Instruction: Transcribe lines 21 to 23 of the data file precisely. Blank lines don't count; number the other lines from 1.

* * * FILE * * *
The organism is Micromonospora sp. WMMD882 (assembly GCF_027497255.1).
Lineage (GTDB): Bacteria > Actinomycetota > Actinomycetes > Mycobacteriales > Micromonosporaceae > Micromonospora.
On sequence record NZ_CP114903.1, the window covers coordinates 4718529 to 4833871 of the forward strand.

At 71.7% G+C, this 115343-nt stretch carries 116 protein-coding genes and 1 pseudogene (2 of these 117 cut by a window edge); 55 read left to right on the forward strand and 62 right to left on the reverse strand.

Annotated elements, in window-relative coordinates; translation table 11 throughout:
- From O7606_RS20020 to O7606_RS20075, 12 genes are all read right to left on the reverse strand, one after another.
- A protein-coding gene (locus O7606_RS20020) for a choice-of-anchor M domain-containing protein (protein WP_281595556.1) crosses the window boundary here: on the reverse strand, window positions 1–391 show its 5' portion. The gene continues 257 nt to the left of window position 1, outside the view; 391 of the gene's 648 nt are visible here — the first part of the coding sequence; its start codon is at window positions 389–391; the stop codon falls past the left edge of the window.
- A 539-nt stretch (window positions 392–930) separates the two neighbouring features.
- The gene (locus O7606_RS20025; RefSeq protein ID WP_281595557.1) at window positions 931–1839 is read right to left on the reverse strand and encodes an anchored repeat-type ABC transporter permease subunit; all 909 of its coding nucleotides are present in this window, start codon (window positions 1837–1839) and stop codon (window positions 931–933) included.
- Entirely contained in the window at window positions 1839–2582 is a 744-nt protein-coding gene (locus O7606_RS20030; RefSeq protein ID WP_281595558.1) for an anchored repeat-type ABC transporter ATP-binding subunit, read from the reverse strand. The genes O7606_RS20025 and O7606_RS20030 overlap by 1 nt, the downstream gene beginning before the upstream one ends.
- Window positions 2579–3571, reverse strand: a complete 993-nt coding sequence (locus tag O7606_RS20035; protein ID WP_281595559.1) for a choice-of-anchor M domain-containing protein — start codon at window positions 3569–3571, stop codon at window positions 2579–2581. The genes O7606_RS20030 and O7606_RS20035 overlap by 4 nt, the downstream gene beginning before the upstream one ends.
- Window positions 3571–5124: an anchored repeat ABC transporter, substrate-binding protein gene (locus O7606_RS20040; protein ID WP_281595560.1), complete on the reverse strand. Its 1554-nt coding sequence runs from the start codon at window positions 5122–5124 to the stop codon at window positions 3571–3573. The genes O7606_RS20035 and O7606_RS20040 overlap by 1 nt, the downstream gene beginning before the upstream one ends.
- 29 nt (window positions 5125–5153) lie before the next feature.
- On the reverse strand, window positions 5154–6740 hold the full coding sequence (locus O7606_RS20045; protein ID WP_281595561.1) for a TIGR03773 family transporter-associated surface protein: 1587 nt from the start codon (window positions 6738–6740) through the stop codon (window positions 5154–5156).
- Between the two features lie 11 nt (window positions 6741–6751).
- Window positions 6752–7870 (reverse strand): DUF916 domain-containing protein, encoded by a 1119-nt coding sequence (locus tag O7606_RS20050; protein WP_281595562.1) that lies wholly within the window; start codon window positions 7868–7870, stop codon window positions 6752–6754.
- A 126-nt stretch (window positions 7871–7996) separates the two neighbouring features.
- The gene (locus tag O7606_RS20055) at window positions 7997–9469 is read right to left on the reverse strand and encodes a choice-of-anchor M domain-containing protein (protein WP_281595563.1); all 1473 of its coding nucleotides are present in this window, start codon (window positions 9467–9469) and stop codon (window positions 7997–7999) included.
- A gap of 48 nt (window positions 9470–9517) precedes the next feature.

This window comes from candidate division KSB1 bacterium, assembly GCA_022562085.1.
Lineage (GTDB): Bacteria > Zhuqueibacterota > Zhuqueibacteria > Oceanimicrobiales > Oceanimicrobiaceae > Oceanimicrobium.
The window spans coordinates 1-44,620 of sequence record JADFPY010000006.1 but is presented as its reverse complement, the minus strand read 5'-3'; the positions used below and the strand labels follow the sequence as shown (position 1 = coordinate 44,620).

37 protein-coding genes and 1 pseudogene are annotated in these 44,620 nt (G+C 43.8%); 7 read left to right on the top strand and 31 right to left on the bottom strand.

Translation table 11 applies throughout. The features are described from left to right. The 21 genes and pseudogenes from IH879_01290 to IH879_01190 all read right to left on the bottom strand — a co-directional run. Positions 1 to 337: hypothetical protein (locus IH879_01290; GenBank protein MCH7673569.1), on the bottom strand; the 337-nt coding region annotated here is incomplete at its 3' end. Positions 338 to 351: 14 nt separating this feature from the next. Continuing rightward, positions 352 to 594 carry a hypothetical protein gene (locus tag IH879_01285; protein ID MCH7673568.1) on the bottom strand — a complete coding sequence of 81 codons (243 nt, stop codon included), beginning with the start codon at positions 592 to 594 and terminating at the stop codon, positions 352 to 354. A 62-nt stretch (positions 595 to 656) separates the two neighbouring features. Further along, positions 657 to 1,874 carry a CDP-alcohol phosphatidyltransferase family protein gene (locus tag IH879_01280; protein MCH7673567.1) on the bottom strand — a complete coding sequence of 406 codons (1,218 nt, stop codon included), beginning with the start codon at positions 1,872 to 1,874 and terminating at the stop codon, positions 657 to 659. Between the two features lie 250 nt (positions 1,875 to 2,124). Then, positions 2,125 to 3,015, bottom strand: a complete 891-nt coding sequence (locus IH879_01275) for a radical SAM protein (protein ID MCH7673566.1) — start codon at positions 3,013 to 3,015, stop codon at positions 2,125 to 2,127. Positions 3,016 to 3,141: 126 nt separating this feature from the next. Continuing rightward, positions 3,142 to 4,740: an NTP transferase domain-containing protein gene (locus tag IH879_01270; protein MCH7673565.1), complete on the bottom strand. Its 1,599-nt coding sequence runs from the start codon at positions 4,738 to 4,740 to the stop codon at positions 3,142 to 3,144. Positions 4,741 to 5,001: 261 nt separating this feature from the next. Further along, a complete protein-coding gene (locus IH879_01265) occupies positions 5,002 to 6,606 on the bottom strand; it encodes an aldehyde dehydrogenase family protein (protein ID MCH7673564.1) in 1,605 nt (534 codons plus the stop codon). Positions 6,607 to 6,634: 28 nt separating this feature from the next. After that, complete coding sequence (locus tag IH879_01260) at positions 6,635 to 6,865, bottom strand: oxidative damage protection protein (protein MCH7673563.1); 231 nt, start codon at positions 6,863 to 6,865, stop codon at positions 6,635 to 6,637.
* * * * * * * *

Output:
Lineage (GTDB): Bacteria > Zhuqueibacterota > Zhuqueibacteria > Oceanimicrobiales > Oceanimicrobiaceae > Oceanimicrobium.
The window spans coordinates 1-44,620 of sequence record JADFPY010000006.1 but is presented as its reverse complement, the minus strand read 5'-3'; the positions used below and the strand labels follow the sequence as shown (position 1 = coordinate 44,620).

37 protein-coding genes and 1 pseudogene are annotated in these 44,620 nt (G+C 43.8%); 7 read left to right on the top strand and 31 right to left on the bottom strand.